Google settled a racial discrimination claim brought by a contractor who says that the company failed to adequately protect him from being “treated as a terror suspect,” while on the job for Google Maps, reports The Guardian.
The Guardian says that Google retracted a contract offered to Ahmed Rashid (an alias), after he complained about being racially harassed on the job. Rashid, whom the paper identifies as a UK citizen of Moroccan descent, told the paper that he worked as a third-party contractor to “surreptitiously gather information about the strength and range of wifi signals inside individual stores in the targeted shopping centers,” which would allow users to use Google Maps with greater accuracy via WiFi signal, rather than GPS.
Rashid says that he was stopped in stores in England, France, and Italy
Rashid explained to the paper that he and his team would walk around designated stores for a set amount of time, while apps on their phones collected information. He says that they were not permitted to identify themselves to store employees nor provided with identification, and that as he was the only “visibly Arab” member of the team, this practice made him a target for security and store staff. He says that he was stopped in stores in England, France, and Italy.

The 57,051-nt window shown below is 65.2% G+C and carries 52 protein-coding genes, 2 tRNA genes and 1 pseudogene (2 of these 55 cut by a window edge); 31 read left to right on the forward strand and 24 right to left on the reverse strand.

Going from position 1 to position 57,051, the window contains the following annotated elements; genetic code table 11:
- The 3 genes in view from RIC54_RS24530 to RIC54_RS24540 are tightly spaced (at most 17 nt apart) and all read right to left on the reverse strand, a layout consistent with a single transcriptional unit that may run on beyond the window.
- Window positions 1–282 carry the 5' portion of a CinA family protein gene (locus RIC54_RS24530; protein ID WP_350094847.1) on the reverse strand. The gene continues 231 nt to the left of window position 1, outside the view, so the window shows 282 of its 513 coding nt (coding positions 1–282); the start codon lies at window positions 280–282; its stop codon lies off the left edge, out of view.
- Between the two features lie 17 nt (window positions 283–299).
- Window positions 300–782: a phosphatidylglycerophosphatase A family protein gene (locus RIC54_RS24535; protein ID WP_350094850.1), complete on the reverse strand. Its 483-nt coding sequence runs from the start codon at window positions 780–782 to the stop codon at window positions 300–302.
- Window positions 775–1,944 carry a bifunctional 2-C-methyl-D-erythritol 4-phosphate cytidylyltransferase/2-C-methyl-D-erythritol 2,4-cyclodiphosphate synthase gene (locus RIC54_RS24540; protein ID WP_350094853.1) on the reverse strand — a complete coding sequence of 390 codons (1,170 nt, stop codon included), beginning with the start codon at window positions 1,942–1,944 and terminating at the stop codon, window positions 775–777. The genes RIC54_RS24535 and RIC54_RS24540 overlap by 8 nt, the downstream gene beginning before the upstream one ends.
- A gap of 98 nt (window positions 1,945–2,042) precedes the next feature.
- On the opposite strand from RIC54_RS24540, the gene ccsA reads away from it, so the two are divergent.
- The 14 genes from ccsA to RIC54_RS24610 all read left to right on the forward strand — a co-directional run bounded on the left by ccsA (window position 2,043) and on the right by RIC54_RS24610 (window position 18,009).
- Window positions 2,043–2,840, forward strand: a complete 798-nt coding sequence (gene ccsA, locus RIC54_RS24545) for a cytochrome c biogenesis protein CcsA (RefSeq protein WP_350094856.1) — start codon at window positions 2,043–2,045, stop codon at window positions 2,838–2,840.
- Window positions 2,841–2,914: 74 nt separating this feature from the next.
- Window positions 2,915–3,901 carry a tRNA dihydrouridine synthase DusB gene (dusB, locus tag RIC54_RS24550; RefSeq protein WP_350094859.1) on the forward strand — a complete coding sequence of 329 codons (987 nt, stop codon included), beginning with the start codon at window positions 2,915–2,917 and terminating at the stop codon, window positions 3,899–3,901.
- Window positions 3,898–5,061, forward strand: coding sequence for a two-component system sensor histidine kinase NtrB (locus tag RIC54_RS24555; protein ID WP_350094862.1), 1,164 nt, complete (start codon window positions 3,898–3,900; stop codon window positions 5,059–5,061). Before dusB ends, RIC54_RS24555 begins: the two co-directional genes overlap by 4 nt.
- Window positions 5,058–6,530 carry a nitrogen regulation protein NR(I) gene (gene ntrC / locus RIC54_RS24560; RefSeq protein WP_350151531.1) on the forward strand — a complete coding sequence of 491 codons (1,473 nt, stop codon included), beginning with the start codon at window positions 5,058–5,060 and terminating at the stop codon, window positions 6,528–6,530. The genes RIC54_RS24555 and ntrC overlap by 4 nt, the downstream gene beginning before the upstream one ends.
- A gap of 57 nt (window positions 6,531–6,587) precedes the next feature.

While he reported incidents to Google and requested an ID, those “requests were ignored,” and after complaining about an incident from September 2017, the company withdrew a new contract the same day. Google settled with the man, paying him £4,000, but denied wrongdoing. The Guardian says that the terms of his settlement forbid him to talk about the incident, but that he decided to speak out following the recent Google Walkout. A co-worker corroborated Rashid’s story, saying that out of their entire team, he experienced the most problems, and that “Google could have done more to help him.”
In a statement to The Guardian, Google confirmed that it does conduct such research, and says that “All employees and contractors are provided with clear guidelines that outline the details of their project and role, and they’re instructed to be forthright about the fact that they’re working on behalf of Google.”